In addition, bakers should note whether the fryer is designed for easy cleaning. Does the surface conveyor rise up out of the kettle for cleaning inside the kettle? Also observe the sanitary design around the bottom of the fryer to ensure there is easy access for cleaning under the fryer.
“Look at the fryer tube design to see how easy it is to clean under and around the tubes. Some fryers have the tubes so close together that it is impossible to clean under and around them properly. This is a problem that is very hard to live with in the plant. If you can not properly clean all around the immersion tubes, they become coated with carbon and this greatly reduces the fryer efficiency,” Morabito notes.
Finally, bakers should examine the efficiency of the kettle design and how much gas input is needed to fry a certain amount of product.
On the horizon
DeMarre says future advancements will include fine tuning the design of frying equipment to improve the longevity of fryers, making them less expensive to maintain and operate. “These PLC type controls that help the operator identify service issues deep down is what we call preventative maintenance. PLCs today have preventative maintenance programing in them that will alert the operator that a number of hours has passed. All of that lends to better reliability because you don’t experience breakdowns. You’re ahead of that whole process,” he says.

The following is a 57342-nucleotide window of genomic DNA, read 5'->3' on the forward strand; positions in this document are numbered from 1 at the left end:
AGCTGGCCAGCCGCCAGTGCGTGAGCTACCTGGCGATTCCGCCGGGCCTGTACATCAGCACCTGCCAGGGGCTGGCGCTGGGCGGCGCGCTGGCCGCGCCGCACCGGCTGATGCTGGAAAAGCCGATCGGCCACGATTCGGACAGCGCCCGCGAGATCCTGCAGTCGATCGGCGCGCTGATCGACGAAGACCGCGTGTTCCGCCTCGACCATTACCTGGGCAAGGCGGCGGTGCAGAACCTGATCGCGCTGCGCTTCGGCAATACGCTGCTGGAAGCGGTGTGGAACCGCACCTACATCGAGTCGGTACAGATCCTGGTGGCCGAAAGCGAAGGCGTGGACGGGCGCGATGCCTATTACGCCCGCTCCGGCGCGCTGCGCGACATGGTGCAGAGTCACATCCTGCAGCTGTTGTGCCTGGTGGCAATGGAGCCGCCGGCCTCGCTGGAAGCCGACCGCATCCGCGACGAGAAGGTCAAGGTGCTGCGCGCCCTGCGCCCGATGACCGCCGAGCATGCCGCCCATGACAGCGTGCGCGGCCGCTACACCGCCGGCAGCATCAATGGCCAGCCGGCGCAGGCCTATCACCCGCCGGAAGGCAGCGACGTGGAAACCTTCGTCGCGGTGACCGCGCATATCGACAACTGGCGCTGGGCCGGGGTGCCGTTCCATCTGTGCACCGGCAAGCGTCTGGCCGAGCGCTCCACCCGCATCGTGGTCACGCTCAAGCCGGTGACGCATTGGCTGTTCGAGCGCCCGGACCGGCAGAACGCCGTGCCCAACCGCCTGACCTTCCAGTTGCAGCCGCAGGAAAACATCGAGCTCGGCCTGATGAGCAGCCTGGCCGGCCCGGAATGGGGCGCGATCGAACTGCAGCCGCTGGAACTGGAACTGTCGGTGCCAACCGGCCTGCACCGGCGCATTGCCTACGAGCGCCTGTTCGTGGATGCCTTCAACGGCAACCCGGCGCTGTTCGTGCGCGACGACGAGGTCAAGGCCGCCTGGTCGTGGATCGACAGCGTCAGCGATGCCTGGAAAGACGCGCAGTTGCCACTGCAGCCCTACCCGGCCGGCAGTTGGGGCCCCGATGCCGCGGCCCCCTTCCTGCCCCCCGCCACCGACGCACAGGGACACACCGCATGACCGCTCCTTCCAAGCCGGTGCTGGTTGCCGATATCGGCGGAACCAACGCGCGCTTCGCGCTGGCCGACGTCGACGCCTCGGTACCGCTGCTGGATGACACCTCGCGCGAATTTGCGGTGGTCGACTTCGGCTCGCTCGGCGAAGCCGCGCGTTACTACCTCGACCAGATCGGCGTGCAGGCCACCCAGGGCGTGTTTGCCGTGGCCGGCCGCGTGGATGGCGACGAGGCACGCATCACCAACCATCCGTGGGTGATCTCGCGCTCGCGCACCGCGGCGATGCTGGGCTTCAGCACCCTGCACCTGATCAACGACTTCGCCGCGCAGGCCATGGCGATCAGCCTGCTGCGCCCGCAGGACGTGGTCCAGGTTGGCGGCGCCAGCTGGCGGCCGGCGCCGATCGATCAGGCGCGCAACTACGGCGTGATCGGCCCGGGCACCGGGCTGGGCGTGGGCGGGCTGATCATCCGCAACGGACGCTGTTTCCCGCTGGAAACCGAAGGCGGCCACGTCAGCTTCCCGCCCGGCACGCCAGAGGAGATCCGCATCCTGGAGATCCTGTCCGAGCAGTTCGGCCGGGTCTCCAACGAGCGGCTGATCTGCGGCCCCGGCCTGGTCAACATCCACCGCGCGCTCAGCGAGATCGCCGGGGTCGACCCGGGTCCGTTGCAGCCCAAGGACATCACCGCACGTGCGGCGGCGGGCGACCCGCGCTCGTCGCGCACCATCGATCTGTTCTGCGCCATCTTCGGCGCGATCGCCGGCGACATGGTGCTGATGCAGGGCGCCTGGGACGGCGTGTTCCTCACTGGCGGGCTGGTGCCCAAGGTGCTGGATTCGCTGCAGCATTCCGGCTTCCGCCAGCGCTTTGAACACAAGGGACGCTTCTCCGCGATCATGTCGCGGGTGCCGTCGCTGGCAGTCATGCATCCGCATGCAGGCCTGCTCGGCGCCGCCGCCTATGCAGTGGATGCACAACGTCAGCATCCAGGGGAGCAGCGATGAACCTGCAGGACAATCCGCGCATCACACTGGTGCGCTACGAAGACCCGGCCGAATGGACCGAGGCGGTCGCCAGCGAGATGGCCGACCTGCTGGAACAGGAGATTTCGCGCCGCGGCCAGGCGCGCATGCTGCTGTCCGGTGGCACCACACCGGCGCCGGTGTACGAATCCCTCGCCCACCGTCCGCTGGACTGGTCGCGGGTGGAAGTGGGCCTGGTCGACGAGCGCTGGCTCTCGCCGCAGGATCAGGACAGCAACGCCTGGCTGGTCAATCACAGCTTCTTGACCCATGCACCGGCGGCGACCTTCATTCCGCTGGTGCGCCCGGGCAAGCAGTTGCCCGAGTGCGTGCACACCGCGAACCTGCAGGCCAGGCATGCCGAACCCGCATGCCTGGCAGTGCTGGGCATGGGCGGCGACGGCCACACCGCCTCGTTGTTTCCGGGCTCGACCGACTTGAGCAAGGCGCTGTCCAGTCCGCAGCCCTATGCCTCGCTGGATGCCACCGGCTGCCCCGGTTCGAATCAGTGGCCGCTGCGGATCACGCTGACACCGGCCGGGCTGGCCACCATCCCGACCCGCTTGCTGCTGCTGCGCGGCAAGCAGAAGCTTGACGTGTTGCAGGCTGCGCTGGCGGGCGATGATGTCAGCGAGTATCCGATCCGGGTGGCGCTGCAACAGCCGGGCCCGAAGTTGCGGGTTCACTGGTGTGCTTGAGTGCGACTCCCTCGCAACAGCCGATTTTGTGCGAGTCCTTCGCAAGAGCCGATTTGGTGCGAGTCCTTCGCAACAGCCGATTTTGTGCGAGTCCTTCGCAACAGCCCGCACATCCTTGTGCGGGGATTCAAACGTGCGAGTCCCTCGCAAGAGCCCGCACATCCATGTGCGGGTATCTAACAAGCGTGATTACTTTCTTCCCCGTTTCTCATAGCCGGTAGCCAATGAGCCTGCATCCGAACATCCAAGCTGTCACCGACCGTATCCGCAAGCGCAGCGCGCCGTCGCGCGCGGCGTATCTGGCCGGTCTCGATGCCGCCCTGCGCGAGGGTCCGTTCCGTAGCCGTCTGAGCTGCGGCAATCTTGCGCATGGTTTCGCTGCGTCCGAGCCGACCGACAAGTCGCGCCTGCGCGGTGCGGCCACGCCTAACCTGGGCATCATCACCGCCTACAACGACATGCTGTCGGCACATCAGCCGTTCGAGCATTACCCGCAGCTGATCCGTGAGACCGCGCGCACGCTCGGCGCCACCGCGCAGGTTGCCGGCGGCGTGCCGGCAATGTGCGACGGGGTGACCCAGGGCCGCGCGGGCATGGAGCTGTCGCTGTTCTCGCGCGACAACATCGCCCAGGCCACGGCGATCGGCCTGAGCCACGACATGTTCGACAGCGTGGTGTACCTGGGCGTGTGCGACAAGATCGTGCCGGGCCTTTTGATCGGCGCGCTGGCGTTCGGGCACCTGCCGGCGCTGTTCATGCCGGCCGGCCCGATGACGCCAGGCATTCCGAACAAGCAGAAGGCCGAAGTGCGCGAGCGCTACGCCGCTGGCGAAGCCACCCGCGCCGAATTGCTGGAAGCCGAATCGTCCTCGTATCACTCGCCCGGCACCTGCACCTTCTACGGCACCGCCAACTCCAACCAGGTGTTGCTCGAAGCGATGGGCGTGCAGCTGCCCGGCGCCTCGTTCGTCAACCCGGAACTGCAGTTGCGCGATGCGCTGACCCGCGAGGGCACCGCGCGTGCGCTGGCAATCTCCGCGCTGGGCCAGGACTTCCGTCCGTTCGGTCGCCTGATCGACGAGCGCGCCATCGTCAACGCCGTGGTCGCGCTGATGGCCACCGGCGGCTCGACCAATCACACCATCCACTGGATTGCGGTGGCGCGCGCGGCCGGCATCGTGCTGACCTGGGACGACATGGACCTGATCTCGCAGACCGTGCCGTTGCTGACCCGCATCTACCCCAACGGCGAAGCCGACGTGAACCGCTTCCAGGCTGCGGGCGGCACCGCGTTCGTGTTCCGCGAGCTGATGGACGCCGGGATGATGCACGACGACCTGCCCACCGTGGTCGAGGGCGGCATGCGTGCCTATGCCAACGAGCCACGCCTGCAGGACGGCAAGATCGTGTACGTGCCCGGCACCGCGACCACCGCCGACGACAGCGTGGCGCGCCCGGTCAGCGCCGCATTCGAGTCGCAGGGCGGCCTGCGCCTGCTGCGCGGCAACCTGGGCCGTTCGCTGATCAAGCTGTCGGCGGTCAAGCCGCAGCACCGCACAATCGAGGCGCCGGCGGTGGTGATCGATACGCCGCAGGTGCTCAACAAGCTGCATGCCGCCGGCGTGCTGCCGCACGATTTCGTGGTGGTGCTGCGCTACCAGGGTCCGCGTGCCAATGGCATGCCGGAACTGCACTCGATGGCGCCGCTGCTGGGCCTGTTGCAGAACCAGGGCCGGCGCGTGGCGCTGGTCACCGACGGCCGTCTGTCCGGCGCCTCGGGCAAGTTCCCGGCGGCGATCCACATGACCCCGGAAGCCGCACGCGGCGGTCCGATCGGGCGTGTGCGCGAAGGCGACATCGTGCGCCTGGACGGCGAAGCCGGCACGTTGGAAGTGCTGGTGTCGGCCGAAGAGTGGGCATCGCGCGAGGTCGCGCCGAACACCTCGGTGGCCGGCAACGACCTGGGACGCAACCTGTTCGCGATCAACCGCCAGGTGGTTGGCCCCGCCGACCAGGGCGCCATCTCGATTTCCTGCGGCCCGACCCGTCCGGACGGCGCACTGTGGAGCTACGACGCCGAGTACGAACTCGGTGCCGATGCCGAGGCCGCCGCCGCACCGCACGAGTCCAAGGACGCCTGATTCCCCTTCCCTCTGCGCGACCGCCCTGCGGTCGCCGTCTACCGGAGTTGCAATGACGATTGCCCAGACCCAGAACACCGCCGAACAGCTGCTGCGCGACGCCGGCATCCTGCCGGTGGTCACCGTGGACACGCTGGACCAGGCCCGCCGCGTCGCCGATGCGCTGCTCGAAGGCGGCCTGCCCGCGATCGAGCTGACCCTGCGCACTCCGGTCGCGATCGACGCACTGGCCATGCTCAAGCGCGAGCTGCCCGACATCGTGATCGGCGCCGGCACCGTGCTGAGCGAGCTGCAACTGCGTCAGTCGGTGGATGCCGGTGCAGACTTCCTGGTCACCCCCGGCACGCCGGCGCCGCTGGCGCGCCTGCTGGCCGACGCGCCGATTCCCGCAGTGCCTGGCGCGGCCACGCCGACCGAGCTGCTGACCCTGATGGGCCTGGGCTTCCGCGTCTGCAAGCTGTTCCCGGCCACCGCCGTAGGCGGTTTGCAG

Morabito says there will be continual advancements in kettle design and temperature control and sensing. “As the electrical technology increases every year, the temperature sensing capabilities will get much better where we’re really closely controlling the temperature of the frying surface to the best it can,” he says.